Like Coherent, Smart Vision Lights (Muskegon, MI, USA; http://smartvisionlights.com) also uses established standards when developing its products. "We exceed test safety standards set out in the IEC62471 photo-biological eye and skin safety requirements," says Dave Spaulding, President.
"The successful completion of lighting standards now underway, will allow designers to improve the ability to design and support machine vision lighting systems," Coherent's Latimer adds.
3D imaging also proved a very popular topic among our readers. In fact, while performing our survey, we asked them which technology topics they found to be of greatest interest (Figure 2). Not surprisingly, perhaps, 3D imaging was rated as the subject of greatest interest. Today, 3D systems, while in use in many industries, still suffer from a lack of standards. Despite this, companies such as Loop Technology (Dorchester, England; www.looptechnology.com) have developed vision-based systems using low-cost 3D cameras (see "3D vision helps robots apply labels to produce," p. 27-30 this issue).
|Figure 2: When performing our pain point profiles, we asked our readers which technology topics were of most interest. Not surprisingly, perhaps, 3D imaging was rated highly.|
"3D vision applications are still far from common", says Carlos Diaz, a Machine Vision Controls and Robot Vision Specialist at Vanrx Pharmasystems (Burnaby, BC, Canada; http://vanrx.com). "There is a lack of standards, and the biggest vision companies have been developing systems for very accurate, small piece scanning that are expensive. Hundreds of "simple" applications could benefit from a low-resolution 3D image scanner for applications such as box location or measurement and presence/absence calculations. 3D is common in the video gaming industry, but where is the Kinect camera for the machine vision industry?"
Luckily, with the release of the GenICam 3.0 standard, integrators will more easily deploy 3D cameras in vision systems (see "GenICam 3.0 release opens doors for 3D machine vision cameras," Vision Systems Design, February 2015, http://bit.ly/1I4EAr2). GenICam 3 provides a means for communication and image acquisition between software and a camera. It also provides a controlled exchange which applies across various camera manufacturers and interfaces such as GigE, USB3, CoaXPress and Camera Link HS.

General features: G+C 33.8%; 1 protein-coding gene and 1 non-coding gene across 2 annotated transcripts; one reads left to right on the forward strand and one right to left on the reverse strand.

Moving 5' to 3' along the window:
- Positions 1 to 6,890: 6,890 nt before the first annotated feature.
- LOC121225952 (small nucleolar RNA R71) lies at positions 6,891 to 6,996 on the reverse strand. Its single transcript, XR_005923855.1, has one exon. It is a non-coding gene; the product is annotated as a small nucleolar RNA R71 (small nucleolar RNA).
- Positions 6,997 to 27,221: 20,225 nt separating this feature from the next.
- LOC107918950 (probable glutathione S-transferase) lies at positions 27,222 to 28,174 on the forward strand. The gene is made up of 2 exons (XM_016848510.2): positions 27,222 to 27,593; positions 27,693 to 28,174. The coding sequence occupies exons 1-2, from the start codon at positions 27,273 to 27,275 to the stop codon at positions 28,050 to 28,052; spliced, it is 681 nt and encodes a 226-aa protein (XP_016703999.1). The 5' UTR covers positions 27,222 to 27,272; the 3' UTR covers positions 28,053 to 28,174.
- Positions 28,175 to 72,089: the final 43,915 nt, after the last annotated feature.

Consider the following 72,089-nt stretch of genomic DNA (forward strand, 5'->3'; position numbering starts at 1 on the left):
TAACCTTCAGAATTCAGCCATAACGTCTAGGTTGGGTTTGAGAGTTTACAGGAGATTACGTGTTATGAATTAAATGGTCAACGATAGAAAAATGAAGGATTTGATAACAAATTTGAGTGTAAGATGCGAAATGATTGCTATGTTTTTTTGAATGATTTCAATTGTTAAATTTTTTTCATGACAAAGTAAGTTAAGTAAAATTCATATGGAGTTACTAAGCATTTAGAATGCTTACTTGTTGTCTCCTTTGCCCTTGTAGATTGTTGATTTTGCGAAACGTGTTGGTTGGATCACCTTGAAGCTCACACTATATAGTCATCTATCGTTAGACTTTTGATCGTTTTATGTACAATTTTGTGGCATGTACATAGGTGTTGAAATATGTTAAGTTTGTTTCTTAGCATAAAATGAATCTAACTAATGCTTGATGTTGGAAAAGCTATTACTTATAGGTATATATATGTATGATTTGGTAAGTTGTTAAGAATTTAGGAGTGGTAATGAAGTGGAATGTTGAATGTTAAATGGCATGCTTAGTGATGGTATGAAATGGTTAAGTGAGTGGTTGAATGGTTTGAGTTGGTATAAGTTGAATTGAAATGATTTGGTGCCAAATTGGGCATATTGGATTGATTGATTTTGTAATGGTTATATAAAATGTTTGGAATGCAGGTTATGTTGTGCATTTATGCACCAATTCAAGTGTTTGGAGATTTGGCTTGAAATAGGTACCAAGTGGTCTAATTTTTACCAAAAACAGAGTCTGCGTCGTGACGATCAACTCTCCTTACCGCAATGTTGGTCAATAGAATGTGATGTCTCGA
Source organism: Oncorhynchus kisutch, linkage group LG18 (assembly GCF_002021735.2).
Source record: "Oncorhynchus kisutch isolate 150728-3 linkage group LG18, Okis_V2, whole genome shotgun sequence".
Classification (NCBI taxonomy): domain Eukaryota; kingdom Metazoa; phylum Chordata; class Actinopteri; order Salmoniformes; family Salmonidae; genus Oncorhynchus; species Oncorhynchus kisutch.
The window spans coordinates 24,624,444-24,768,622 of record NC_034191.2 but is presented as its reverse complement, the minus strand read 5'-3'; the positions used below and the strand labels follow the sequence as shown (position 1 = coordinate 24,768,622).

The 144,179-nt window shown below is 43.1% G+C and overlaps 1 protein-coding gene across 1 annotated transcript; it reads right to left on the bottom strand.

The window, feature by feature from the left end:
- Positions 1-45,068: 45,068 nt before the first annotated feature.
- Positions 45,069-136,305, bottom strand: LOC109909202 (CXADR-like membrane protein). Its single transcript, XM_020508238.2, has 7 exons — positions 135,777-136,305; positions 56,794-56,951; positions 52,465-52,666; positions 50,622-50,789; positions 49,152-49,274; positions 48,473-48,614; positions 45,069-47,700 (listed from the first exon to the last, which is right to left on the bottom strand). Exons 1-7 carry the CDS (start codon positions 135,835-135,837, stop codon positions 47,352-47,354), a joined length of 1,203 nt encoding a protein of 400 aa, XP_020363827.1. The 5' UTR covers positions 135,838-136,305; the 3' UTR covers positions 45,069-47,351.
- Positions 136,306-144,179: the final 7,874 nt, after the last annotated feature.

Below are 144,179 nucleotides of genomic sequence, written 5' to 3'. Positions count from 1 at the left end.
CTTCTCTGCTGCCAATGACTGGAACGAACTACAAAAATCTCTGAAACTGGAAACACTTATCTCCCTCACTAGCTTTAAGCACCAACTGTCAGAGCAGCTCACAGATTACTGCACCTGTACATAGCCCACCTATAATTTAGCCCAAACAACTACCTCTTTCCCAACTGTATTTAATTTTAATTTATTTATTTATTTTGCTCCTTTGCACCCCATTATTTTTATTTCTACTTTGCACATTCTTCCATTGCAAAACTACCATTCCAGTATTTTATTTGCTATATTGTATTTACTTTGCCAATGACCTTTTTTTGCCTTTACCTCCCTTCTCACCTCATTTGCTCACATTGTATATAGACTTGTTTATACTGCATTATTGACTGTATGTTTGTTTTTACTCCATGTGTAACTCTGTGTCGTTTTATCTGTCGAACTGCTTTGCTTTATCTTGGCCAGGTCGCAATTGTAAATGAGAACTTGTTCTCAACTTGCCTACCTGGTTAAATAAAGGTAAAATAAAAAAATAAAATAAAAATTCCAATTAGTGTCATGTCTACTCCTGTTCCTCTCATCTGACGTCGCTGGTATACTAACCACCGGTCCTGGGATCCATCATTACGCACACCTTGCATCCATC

In addition, proprietary transport layers can make use of the standardized GenICam 3D interface. One feature of the standard is the ability to extract 3D point clouds with a standard data format. "This will allow transformation of 2D pixels to 3D world coordinates according to given standardized transformation parameters," explains Christoph Zierl, Technical Director at MVTec Software (Munich, Germany; www.mvtec.com).
Sometimes, a component for a particular system is no longer available and must be replaced. In other circumstances, newer components may prove more cost-effective. In either case, the systems integrator is faced with integrating a new product into the system. But how do manufacturers ensure that this integration task is performed as painlessly as possible? The key - according to three manufacturers - once again relates to the adoption of standards.
"This is crucial," says Donato Montanari, General Manager, Machine Vision Business Unit, Datalogic (Bologna, Italy; www.datalogic.com), "having these standards means that products, components and subsystems can be more easily integrated by customers. At a formal interface and dimensional level, it is now essential for the G3 to guide the market and implement these standards. Datalogic, together with these associations, is actively involved in making sure that these standards are used consistently.
Philip Colet, Vice-President, Sales, Teledyne DALSA (Waterloo, ON, Canada; www.teledynedalsa.com) agrees. "Certainly the GenICam software standard simplifies supporting multiple cameras from one vendor, but it also simplifies the task of using cameras from multiple vendors. In addition, Teledyne DALSA provides tools like CamExpert to help users integrate our cameras and frame grabbers into their systems."
"GenICam compliant products expose the same API, GenTL as other GenICam compliant products," says Marc Damhaut, CEO of Euresys (Angleur, Belgium; www.euresys.com). "Thus, upgrading from GeniCam-compliant GigE Vision or USB3 to Euresys' Coaxlink of CXP frame grabbers becomes seamless."
Operational limitations such as obtaining an accurate definition of specifications, maintaining a product delivery schedule, and knowledge of current vendors also featured prominently on our readers' pain scale. They also added that they found it difficult to find systems integrators for their projects and some were faced by ITAR restrictions and highly specialized project requirements. How did our industry experts address these questions? Find out next month in Part Two of this article.
Ann Arbor, MI, USA
Rochester, VT, USA
Santa Clara, CA, USA
Barrington, NJ, USA
Detroit, MI, USA
Merrifield, MN, USA
Hauppauge, NY, USA
Smart Vision Lights
Muskegon, MI, USA
Waterloo, ON, Canada